An iconic puzzle from the 1980s — the Rubik’s Cube — is being used to bridge a very contemporary gap between deep learning and advanced mathematics.
Pierre Baldi, the computer science professor overseeing the effort by a team of researchers at the University of California, Irvine, described this gap as the greatest conundrum facing AI today.
“People complain that deep learning is a black box, and that they don’t know what the network is doing,” Baldi said. “We could see that the network was learning mathematics.”
The Rubik’s Cube with multicolored faces has, of course, compelled and confounded people since its invention in 1974 by Hungarian sculptor and architecture professor Ernő Rubik.
The research team’s discovery — that a deep learning model can be used to teach a machine how to do math, in this case the algebraic concept known as group theory — is what Baldi called a “small step in the grand challenge of AI.”
Not the Original Goal
That wasn’t what the researchers set out to do. Rather, they were looking to build a deep learning model that could solve the Rubik’s Cube without any human help, much the way earlier models have mastered the games of chess and go.
They did this by teaching it to approach the cube as a child might.
Starting with a solved puzzle, the model first took one move backward before solving it. Then it took two moves back and solved it, then three moves back, and so on. This forced the algorithm to learn a little more on each effort. Baldi likens it to learning golf by starting first with tap-in puts, then moving further away from the hole as accuracy improves.
In a recently published paper detailing the work, the team gave the reinforcement learning algorithm it developed the moniker “autodidactic iteration.” It was able to solve 100 percent of scrambled cubes in an average of 30 moves, or as quickly as the fastest human solvers.
The model was trained on dozens of machines running NVIDA GPUs, most of them TITANs, in conjunction with the CUDA programming model, TensorFlow machine learning framework and Keras neural network API.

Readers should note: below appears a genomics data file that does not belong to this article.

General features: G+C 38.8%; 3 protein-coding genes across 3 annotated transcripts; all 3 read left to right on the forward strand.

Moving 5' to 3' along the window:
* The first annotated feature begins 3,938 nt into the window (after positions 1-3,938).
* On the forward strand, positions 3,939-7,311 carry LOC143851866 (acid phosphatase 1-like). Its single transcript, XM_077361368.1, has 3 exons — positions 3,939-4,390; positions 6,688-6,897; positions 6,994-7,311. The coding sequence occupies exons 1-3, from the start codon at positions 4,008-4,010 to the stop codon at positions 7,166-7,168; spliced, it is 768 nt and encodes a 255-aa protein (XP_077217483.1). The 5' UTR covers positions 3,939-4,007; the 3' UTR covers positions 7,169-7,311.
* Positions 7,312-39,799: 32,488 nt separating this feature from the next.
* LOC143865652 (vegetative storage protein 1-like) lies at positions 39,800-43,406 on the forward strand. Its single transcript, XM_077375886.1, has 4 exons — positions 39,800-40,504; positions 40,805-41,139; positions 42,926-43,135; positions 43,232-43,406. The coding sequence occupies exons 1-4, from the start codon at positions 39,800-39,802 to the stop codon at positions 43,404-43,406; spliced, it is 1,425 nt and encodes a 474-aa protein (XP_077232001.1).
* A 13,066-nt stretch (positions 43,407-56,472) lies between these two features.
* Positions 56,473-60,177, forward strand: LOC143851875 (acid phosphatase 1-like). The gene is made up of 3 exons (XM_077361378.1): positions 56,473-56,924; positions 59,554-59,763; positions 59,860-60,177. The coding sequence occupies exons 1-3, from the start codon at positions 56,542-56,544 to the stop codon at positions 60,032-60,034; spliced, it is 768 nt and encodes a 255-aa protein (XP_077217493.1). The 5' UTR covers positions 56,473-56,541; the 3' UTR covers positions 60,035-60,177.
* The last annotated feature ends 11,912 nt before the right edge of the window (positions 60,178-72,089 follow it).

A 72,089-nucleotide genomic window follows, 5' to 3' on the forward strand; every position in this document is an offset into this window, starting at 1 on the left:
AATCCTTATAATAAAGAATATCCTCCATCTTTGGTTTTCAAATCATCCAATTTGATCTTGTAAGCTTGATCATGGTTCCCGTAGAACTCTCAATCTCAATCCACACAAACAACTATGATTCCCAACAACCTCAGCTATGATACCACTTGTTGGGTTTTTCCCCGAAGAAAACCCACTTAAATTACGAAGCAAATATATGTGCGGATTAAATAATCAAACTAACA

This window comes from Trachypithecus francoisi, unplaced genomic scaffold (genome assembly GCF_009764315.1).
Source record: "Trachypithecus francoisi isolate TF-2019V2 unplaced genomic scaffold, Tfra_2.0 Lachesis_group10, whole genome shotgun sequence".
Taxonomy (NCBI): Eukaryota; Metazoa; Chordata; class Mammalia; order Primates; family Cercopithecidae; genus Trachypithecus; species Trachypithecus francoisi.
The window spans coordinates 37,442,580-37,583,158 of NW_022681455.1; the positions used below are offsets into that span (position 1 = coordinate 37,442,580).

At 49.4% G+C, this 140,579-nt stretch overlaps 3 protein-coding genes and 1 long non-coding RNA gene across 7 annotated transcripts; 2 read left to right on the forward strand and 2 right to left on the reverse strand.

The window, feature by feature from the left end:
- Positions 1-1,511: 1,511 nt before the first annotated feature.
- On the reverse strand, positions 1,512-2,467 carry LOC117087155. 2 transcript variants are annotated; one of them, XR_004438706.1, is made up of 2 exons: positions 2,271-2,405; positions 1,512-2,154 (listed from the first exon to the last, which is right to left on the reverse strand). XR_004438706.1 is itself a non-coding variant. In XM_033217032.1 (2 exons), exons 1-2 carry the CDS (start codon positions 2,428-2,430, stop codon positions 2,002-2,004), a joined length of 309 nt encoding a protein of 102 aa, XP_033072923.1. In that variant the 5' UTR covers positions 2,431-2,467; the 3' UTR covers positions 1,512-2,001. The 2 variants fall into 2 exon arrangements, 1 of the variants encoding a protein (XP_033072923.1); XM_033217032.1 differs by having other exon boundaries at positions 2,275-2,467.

Baldi estimates that the GPUs sped things up by a factor of 5-10x, and that there’s no limit to his team’s ability to put more GPUs to good use in furthering its deep learning research.
“We’re starving for GPUs,” he said. “They are essential to this work.”
An Advancement Ripe with Possibilities
Baldi said that the Rubik’s Cube presents a unique deep learning challenge in that it has only one correct configuration and quintillions of incorrect alternatives. And that’s just working with a traditional three-by-three Rubik’s Cube with nine squares on each side.
Solving larger versions of the puzzle represents the next frontier for the team’s work. They’re interested in seeing how the autodidactic iteration approach works with four-by-four and five-by-five cubes. But first the team has to tweak its approach to take on significant added complexity.
“If you slow down by a factor of two, that’s fine,” Baldi said. “But if you slow down to the speed of continental drift, that’s a problem.”
Baldi also sees opportunities to use the approach of starting with the solution to teach the autodidactic iteration model to master other games.
He believes the work has potential applications in other areas of math beyond group theory, especially math above a high school level, which he said AI has struggled with to date.
If Baldi’s team has any say about it, that struggle could soon become a thing of the past. In the meantime, solving the biggest, baddest puzzles will do.
Try your hand at solving a digital Rubik’s Cube, or watch the UCI team’s deep learning algorhithm solve it, at http://deepcube.igb.uci.edu/.